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What Truth Sounds Like: Robert F. Kennedy, James Baldwin, and Our Unfinished Conversation About Race in America

4.12  ·  Rating details ·  1,754 ratings  ·  258 reviews
A stunning follow up to New York Times bestseller Tears We Cannot Stop, a timely exploration of America's tortured racial politics

In 2015 BLM activist Julius Jones confronted Presidential candidate Hillary Clinton with an urgent query: “What in your heart has changed that’s going to change the direction of this country?” “I don’t believe you just change hearts,” she protes
Kindle Edition, 306 pages
Published June 5th 2018 by St. Martin's Press
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Jan 20, 2019 rated it it was amazing important lesson to white people about how to start real change. And that involves sometimes sitting silently, and, finally, as black folk have been forced to do, listening, and listening, and listening, and listening some more."

What Truth Sounds Like is a powerful and highly relevant book addressing racism. Because I feel that it is important for white America to be silent and LISTEN to the too-long-silenced voices of people of colour, I will keep this review brief and encourage all -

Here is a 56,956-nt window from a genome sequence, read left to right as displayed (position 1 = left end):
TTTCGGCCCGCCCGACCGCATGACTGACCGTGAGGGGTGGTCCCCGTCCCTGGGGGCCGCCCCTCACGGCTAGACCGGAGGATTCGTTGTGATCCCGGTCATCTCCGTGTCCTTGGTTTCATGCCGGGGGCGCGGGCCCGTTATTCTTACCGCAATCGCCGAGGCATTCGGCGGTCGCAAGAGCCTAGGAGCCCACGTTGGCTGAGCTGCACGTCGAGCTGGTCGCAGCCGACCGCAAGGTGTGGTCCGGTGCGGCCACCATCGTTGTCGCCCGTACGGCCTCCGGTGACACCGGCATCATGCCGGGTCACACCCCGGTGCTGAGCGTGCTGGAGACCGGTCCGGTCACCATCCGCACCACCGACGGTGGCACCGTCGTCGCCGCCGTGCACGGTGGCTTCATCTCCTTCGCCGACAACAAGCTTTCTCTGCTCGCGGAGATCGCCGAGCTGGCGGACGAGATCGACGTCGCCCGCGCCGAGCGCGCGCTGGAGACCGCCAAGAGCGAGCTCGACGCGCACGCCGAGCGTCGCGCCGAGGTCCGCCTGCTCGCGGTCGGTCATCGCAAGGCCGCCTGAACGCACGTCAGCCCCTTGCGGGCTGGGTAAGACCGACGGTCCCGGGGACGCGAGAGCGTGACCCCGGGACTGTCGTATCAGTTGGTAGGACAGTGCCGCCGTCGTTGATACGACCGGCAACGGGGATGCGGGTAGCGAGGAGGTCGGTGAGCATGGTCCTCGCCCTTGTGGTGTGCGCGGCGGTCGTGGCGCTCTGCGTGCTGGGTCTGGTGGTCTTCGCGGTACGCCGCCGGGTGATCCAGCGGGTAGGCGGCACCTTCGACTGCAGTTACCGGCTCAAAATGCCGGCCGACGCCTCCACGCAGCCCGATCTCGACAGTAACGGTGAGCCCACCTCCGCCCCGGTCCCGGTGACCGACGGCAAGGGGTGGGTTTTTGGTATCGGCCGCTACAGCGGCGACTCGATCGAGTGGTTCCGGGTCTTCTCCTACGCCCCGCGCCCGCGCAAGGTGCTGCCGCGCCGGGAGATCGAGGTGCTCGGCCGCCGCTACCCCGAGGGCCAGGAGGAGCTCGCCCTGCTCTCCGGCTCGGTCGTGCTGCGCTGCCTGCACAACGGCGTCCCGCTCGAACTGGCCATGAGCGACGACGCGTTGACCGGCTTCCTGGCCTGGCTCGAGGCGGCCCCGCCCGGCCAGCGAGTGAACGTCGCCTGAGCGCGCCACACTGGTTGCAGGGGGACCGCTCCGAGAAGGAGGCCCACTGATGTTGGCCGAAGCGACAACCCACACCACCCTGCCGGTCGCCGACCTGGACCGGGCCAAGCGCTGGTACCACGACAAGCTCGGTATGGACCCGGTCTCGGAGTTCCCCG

Brown Girl Reading
Jun 05, 2018 rated it it was amazing
Recommends it for: race relations in America
Click the link for my review. ...more
Patrice Hoffman
May 18, 2018 rated it it was amazing
What the truth sounds like, and is for me as I sit here and write this review is that I don't know how to review books such as this. Part of me wants to offer a review that strictly focuses on the writing. That (cowardly) part wants to remain neutral in all works that are social hot topics such as politics and race. I don't want to take a side. As reviewer, I feel it's a duty of sorts not to take a side. But another part, a bigger part of me knows I can't be honest and not share my opinions on t ...more
Jun 16, 2018 rated it liked it
I’m not sure how I feel about this book. It’s nominal premise is based on a little known meeting in late May 1963 between then Attorney General Robert Kennedy and Black intellectuals, activists and entertainers ranging from James Baldwin to Lena Horne to Lorraine Hansberry. It was a stunning collection of prominent Black cultural figures and Kennedy was meeting was to collect suggestions as to the best course the government should take in pursuit of Civil Rights. It did not go well.
As Dyson wr
May 06, 2018 rated it it was amazing
There was a meeting in 1963 between Robert F. Kennedy and James Baldwin and a few of Baldwin’s friends. When you think of an example of speaking truth to power, that meeting as described by Dyson here, will indeed standout as definitive.